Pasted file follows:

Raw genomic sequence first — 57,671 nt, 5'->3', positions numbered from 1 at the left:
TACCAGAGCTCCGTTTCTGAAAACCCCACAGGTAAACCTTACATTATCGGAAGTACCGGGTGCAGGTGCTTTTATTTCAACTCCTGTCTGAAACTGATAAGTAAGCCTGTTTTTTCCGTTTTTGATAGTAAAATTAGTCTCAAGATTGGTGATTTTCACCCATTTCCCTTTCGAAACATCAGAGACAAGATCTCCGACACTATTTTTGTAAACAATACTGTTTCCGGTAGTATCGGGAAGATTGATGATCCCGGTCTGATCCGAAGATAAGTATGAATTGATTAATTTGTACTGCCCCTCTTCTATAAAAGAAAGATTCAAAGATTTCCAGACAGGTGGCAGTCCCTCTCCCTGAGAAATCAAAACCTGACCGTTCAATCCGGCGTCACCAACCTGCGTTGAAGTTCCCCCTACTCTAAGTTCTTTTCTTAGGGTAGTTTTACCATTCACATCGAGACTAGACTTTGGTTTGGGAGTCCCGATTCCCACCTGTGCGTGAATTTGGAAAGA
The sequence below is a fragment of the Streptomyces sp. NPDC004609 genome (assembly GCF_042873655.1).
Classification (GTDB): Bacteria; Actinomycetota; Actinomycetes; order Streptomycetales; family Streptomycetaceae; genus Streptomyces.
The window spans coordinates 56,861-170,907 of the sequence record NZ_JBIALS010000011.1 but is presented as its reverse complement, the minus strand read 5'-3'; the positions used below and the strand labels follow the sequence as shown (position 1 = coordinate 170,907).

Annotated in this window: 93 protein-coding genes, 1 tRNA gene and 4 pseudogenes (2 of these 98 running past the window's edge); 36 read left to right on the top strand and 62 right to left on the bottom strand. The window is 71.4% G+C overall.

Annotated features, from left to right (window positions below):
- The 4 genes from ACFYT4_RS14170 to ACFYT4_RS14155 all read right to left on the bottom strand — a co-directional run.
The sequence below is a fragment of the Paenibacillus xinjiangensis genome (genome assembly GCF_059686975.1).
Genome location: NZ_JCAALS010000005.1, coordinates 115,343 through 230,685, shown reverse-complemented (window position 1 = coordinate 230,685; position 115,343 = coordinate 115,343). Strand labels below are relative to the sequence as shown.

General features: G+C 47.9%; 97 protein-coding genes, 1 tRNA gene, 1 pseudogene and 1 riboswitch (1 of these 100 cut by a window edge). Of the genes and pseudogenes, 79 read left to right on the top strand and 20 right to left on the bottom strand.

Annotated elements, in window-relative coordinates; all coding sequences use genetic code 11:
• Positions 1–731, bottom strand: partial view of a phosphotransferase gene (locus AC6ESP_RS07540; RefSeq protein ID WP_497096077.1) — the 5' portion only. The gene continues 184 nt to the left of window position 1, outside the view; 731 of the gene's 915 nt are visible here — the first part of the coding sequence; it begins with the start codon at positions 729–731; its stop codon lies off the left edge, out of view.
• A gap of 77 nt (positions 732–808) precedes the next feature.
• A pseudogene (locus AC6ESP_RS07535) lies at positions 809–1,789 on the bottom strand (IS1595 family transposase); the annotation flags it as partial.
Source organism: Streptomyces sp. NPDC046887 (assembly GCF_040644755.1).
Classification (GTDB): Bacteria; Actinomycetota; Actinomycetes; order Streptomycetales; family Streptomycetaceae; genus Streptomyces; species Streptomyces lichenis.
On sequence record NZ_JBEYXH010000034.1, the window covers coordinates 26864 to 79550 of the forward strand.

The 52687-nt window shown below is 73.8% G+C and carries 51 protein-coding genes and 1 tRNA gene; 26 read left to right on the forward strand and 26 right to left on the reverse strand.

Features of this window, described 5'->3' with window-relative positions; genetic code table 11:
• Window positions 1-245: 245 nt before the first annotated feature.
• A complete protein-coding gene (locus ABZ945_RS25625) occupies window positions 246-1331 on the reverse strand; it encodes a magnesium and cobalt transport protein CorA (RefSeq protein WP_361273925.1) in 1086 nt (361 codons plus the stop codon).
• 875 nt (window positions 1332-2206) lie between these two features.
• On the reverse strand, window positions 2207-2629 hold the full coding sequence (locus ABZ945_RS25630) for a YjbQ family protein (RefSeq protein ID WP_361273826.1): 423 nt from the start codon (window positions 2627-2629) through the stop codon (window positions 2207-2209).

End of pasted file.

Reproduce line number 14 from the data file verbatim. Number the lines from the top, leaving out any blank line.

• A gap of 77 nt (positions 732–808) precedes the next feature.